Wilczynski develops new master plan for Pine River CC

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    Wilczynski’s new plan for Pine River CC (left), alongside the original 1920s plan from the Chicago Landscape Company

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    Greens will be expanded back to their original size, as seen here on the sixth and seventh

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    New bunkers will feature steep grass faces

Alex Smith
By Alex Smith

Chris Wilczynski has developed a master plan for a renovation of the original nine holes at Pine River Country Club in Alma, Michigan.


The project was initiated by co-owner Al Kommel, who hired Wilczynski after a recommendation from the Golf Association of Michigan. Randy Lewis, a member of the club and winner of the 2011 US Mid-Amateur championship, consulted with the architect in the creation to the plan.


“The design and routing of the course was well thought out,” said Wilczynski. “Over time, many of the natural elements of a course begin to fade and exceed their life cycle. The master plan is a comprehensive road map that will lead to improved conditions and a better golf experience.”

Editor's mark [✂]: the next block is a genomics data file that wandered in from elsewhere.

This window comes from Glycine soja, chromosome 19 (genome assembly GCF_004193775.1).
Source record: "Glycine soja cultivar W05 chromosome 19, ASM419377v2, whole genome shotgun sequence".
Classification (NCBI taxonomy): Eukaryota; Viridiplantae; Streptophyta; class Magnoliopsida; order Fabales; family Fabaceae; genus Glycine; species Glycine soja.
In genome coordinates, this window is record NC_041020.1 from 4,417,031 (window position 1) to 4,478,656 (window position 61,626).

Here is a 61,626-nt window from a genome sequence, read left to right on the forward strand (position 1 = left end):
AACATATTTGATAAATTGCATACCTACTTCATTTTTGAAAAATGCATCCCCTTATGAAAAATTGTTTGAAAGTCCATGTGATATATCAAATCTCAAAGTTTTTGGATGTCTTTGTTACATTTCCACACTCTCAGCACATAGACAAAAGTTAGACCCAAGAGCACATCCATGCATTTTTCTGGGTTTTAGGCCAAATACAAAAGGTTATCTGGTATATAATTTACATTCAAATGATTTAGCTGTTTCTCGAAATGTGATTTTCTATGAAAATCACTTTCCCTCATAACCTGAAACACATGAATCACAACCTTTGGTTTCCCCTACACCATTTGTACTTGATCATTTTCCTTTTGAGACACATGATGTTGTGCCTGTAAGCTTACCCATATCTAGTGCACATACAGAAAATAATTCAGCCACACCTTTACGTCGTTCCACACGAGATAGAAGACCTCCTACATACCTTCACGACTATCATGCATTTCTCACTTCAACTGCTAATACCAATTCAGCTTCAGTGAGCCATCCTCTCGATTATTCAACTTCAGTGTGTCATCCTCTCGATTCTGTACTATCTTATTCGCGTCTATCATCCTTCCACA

The original nine holes were designed by the Chicago Landscape Company in the 1920s, with a second nine added in the 1960s by Jerry Matthews.


The renovation is scheduled to begin in the summer with the removal of over 250 trees to expose the surrounding landscape and enhance the playability of the holes. Native grass areas will be expanded by four acres, to reduce the maintenance requirement and provide a diverse habitat for wildlife.


The plan will then see greens expanded back to their original size and new tees built on every hole, allowing the redesigned nine to be played from 1,950 to 3,300 yards. “There will be four sets of tees,” said Wilczynski. “By adding forward tees, we are creating a shorter course that invites players of all ages and skill levels to the game.”


New bunkering will feature steep grass faces and slightly concave sand floors.


“We’ll focus on strategic bunkering and repositioning them at more appropriate angles to the line of play, which is an essential design element in creating challenge and interest,” said Wilczynski. “The course will have a very natural and timeless feel as the bunkers will be placed within the property’s existing landforms and ridges.”


“The master plan is really the first step to unveiling the inherent beauty of the course and restoring it to its original design intent, but in a modern way,” he continued. “I’m honoured to be part of this transformation.”